Korea Notes : Week 2

Hey everyone, this is a little bit late – sorry!

Last week I caught a really bad flu on Monday night. I was stuck in bed with a hot fever and awful, suffocating congestion all day Tuesday and Wednesday. Getting sick away from home is one of the WORST things. Whenever I get sick, though, I’m always reminded of the power of rest and of slowing down.

The last month and a half or so have been extreme go-go-go and getting here has been the only time that I’ve been able to catch a break – even a forced one. Through the first eight days of being here, I was on overdrive. Travel days, then settling down, then hitting some of the city pretty hard, and having getting a visa, finding a job, stress about money, and new classes all on the top of mind put me out pretty quick.

This isn’t naught without lesson, however. I started to have more energy on Thursday and Friday. I was able to get out of my goshiwon, go for a walk, and go to class. After a good breakdown about not feeling productive enough on Friday, I had some much needed time to reflect on the last week.

A very close friend and mentor of mine constantly reminds me “Be kind to yourself.” Self-hate, chokingly high expectations for myself, and a need to justify worth with productivity are big parts to my mental health and self-image. So, this message is one that is always welcome and always seems to come at the perfect time. All of the changes that happened put me on square-one, and on a completely different gameboard. I really expected myself to hit the ground running and pick up in the same spot that I was at back in the States. Which… is really unrealistic. And honestly afforded little grace for me to feel like myself here.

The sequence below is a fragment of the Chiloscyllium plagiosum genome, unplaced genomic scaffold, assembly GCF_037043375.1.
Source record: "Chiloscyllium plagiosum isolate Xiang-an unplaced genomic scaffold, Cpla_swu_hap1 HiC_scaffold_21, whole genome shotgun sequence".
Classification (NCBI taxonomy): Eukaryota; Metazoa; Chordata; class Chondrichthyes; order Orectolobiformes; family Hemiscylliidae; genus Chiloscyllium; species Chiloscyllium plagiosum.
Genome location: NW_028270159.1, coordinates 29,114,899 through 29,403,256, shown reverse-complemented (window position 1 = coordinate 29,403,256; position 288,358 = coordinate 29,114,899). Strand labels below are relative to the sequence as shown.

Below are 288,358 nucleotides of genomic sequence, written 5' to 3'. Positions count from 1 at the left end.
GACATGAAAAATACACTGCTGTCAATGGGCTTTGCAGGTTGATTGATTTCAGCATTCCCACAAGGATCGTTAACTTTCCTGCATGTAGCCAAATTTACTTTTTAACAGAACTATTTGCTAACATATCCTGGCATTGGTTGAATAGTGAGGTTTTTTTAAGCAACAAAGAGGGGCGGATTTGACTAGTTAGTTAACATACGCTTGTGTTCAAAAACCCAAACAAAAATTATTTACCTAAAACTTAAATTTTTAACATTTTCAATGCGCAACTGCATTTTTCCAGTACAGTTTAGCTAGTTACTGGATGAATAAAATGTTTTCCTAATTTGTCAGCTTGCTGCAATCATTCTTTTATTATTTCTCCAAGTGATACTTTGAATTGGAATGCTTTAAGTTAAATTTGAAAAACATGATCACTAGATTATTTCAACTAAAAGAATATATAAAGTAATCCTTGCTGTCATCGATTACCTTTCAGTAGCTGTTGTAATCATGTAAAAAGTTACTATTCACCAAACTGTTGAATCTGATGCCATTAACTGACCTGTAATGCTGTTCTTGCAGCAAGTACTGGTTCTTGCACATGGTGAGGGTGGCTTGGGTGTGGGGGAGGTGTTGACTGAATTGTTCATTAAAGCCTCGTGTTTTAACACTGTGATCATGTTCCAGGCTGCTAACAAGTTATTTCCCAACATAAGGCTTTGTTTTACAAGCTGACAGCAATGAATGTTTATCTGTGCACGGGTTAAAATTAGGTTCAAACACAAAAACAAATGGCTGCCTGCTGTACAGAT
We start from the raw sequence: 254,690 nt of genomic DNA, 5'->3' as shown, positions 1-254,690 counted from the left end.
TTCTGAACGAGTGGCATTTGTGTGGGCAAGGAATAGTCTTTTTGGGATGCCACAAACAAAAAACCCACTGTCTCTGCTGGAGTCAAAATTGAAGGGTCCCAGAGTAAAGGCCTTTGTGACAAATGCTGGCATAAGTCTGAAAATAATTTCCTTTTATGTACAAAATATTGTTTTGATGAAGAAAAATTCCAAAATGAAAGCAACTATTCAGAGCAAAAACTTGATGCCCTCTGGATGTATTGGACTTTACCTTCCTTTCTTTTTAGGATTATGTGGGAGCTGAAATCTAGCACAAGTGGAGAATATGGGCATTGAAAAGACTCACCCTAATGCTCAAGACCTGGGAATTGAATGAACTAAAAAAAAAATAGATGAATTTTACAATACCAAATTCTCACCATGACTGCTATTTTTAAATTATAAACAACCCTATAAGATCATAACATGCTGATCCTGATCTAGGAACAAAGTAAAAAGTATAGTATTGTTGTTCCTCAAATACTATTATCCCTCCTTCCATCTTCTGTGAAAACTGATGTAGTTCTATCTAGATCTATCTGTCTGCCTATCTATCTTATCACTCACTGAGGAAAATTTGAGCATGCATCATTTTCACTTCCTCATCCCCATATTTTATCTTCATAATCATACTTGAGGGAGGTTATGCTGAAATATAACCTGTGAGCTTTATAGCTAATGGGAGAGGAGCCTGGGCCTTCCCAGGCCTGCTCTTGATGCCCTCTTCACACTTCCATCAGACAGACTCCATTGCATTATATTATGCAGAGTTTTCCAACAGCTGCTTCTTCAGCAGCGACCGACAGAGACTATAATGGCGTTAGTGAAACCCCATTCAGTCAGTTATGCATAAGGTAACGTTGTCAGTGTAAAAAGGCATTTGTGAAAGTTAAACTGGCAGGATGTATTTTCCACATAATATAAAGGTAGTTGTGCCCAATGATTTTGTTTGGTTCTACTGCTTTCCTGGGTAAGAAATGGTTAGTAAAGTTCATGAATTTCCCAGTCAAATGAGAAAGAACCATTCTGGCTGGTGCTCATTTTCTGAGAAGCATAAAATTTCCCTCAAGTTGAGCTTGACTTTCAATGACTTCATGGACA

Taking a mental reset was needed and refreshing. And one that I could use a lot. Even before coming here, I would have benefited so much from stopping the physical and mental constant busy-ness, project-pursuing, and wheel spinning.

So I’m trying now to prioritize myself by eating the best food, learning Korean, making friends, and just taking a deep breath in my life lungs. I’m not trying to force anything, I’m not trying to plan out my next 12 months to the T, nor am I fixating on making my trip the perfect life chapter. It is what it is, and I am present in it.

The weekend was much better than my weekdays. I went to a church that a friend recommended to me and got connected with some great people. We’ve gone out to eat twice now and I’m going to an illustrator’s fair this weekend with one of the life group members. Finding a new community is difficult, but I have a feeling I’ll be able to connect with these people. More on that in a different post.